But that message is anathema to a regime that has used sectarianism as a weapon to attempt to hammer a majority of its people into submission. Since 2011 thousands have been jailed, including the prominent human rights activist Nabeel Rajab and the opposition leader Sheikh Ali Salman. The charges on which they have been convicted are framed in the language of a “war on terror”. The evidence is flimsy at best and, as was the case for the three men executed on 15 January, it is often secured under torture.
This is a regime that the UK supports wholeheartedly. It is a regime that is systematically crushing free speech and silencing any critics. Rather like Donald Trump, the ruling Al-Khalifas hate criticism. They take the asking of questions as a challenge to their authority. They deny foreign journalists access and make life hell for their own journalists who have the courage to ask questions, to seek answers.
In our collective silence, we condone tyranny and allow the lone oasis of independent journalism in the Gulf to be inexorably encroached upon
So when someone tells me, as a Bahraini told me just recently, “I cannot stand the hypocrisy of the UK, it hurts me because it is supporting something inhuman,” I want to shout to heaven and shatter the silence of Theresa May and her foreign secretary, Boris Johnson, about the abuses going on daily in Bahrain.
Because in our collective silence, we condone tyranny and allow the lone oasis of independent journalism in the Gulf to be inexorably encroached upon. We deny the possibility of legitimate reform while pouring millions into police training and an ombudsman’s service that is supposed to right the wrongs of a system that has operated and continues to operate with impunity.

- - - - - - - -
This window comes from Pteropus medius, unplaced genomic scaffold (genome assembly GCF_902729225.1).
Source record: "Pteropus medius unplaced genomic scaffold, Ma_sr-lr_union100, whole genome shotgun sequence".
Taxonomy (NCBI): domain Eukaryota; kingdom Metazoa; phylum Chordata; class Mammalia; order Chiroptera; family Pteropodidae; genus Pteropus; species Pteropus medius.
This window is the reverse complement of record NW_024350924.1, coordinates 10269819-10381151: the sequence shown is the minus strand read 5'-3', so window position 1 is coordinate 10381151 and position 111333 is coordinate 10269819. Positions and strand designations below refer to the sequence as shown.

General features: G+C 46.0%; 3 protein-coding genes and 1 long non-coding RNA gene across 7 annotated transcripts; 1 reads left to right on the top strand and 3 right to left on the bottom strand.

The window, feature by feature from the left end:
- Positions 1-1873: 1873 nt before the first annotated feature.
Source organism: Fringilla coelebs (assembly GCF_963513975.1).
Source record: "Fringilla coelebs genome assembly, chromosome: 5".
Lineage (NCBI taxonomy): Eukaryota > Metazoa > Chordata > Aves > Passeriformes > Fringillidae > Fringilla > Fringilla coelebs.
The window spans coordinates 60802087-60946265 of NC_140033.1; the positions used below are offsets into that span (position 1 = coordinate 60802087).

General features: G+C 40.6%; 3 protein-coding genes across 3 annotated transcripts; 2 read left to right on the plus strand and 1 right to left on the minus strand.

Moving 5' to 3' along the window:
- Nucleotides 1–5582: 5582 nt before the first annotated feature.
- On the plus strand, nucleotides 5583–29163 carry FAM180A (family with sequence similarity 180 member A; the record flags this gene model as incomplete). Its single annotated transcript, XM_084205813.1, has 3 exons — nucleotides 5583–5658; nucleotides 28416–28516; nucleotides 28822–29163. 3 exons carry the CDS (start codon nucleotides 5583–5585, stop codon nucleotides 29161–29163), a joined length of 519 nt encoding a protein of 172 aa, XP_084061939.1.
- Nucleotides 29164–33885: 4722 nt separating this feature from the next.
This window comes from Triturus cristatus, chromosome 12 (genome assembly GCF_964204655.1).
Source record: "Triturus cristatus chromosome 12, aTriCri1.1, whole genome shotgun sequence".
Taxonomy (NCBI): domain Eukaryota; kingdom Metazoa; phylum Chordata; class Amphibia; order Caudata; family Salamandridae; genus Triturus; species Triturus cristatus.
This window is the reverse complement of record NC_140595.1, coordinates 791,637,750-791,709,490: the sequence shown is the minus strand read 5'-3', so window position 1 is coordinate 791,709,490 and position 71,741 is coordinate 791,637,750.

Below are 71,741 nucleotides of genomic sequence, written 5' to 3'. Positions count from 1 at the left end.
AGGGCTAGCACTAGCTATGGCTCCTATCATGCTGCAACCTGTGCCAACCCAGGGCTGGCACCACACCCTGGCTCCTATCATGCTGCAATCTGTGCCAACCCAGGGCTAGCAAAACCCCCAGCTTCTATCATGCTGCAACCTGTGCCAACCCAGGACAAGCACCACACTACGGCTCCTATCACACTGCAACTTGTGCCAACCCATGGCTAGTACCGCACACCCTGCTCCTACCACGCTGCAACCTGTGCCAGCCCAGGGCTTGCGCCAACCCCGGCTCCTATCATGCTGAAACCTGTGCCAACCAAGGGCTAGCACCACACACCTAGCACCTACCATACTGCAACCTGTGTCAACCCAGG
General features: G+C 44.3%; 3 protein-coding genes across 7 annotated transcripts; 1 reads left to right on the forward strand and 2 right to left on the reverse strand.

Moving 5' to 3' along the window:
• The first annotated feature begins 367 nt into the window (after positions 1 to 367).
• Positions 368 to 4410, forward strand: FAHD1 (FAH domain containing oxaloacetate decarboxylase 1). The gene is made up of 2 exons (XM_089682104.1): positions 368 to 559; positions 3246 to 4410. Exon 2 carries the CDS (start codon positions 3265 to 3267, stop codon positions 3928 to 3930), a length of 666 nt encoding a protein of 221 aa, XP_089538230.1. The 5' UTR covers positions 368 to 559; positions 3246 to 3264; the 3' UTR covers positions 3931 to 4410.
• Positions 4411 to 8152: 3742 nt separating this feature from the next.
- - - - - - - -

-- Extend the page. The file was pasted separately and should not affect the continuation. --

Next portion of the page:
The truth is the opposite: arbitrary arrests, beatings, forced confessions are all still happening; the truth is we have helped to erect and maintain a lie.
And how does our government respond when uncomfortable facts emerge to show the lie for what it is? The standard response the Foreign Office offers is to say that Bahrain is making significant progress on reform. No, it is not.
In a statement on Wednesday, the US State Department voiced its concern about the government's decision to suspend Al-Wasat online. "We've consistently maintained a free press that is allowed to peacefully voice criticisms of the government plays a vital role in inclusive pluralistic governments and societies," the statement said.
We are the hypocrites and our conscience should demand of us that we support those who represent the voice of decency, objectivity and truth, that we break the silence and shout our anger, that we acknowledge the hurt and betrayal many Bahrainis feel at our abject and abysmal capitulation to a regime bent on suppressing the very values we claim to hold close.
- Bill Law is a Middle East analyst and a specialist in Gulf affairs. He tweets @billlaw49.
The views expressed in this article belong to the author and do not necessarily reflect the editorial policy of Middle East Eye.
Photo: British Prime Minister Theresa May (L) sits next to Bahrain's King Hamad bin Isa al-Khalifa at a Gulf Cooperation Council (GCC) summit on 7 December 2016, in the Bahraini capital Manama. (AFP)
This article is available in French on Middle East Eye French edition.